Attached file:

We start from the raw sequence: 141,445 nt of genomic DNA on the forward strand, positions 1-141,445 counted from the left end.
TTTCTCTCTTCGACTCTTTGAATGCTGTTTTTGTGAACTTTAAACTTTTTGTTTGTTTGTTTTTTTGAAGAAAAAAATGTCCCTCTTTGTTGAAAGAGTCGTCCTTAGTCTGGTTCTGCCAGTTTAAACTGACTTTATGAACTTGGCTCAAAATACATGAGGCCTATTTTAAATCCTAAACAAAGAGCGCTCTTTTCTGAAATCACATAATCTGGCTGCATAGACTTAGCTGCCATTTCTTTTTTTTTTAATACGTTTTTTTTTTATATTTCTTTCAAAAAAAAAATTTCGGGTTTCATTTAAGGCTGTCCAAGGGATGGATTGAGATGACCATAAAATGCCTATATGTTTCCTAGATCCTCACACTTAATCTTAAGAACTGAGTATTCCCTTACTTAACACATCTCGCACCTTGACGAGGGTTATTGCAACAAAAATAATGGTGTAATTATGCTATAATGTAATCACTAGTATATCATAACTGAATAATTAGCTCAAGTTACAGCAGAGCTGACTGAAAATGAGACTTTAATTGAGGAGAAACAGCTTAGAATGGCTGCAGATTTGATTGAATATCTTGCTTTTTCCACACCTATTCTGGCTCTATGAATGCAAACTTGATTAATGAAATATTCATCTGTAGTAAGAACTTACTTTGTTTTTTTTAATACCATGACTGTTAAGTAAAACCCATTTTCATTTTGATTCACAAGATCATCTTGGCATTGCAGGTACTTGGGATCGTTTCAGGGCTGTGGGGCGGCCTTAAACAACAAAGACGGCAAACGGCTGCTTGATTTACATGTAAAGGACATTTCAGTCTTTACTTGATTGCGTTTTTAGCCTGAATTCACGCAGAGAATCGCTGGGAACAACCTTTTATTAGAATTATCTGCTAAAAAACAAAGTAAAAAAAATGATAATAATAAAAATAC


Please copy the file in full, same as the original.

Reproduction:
We start from the raw sequence: 141,445 nt of genomic DNA on the forward strand, positions 1-141,445 counted from the left end.
TTTCTCTCTTCGACTCTTTGAATGCTGTTTTTGTGAACTTTAAACTTTTTGTTTGTTTGTTTTTTTGAAGAAAAAAATGTCCCTCTTTGTTGAAAGAGTCGTCCTTAGTCTGGTTCTGCCAGTTTAAACTGACTTTATGAACTTGGCTCAAAATACATGAGGCCTATTTTAAATCCTAAACAAAGAGCGCTCTTTTCTGAAATCACATAATCTGGCTGCATAGACTTAGCTGCCATTTCTTTTTTTTTTAATACGTTTTTTTTTTATATTTCTTTCAAAAAAAAAATTTCGGGTTTCATTTAAGGCTGTCCAAGGGATGGATTGAGATGACCATAAAATGCCTATATGTTTCCTAGATCCTCACACTTAATCTTAAGAACTGAGTATTCCCTTACTTAACACATCTCGCACCTTGACGAGGGTTATTGCAACAAAAATAATGGTGTAATTATGCTATAATGTAATCACTAGTATATCATAACTGAATAATTAGCTCAAGTTACAGCAGAGCTGACTGAAAATGAGACTTTAATTGAGGAGAAACAGCTTAGAATGGCTGCAGATTTGATTGAATATCTTGCTTTTTCCACACCTATTCTGGCTCTATGAATGCAAACTTGATTAATGAAATATTCATCTGTAGTAAGAACTTACTTTGTTTTTTTTAATACCATGACTGTTAAGTAAAACCCATTTTCATTTTGATTCACAAGATCATCTTGGCATTGCAGGTACTTGGGATCGTTTCAGGGCTGTGGGGCGGCCTTAAACAACAAAGACGGCAAACGGCTGCTTGATTTACATGTAAAGGACATTTCAGTCTTTACTTGATTGCGTTTTTAGCCTGAATTCACGCAGAGAATCGCTGGGAACAACCTTTTATTAGAATTATCTGCTAAAAAACAAAGTAAAAAAAATGATAATAATAAAAATAC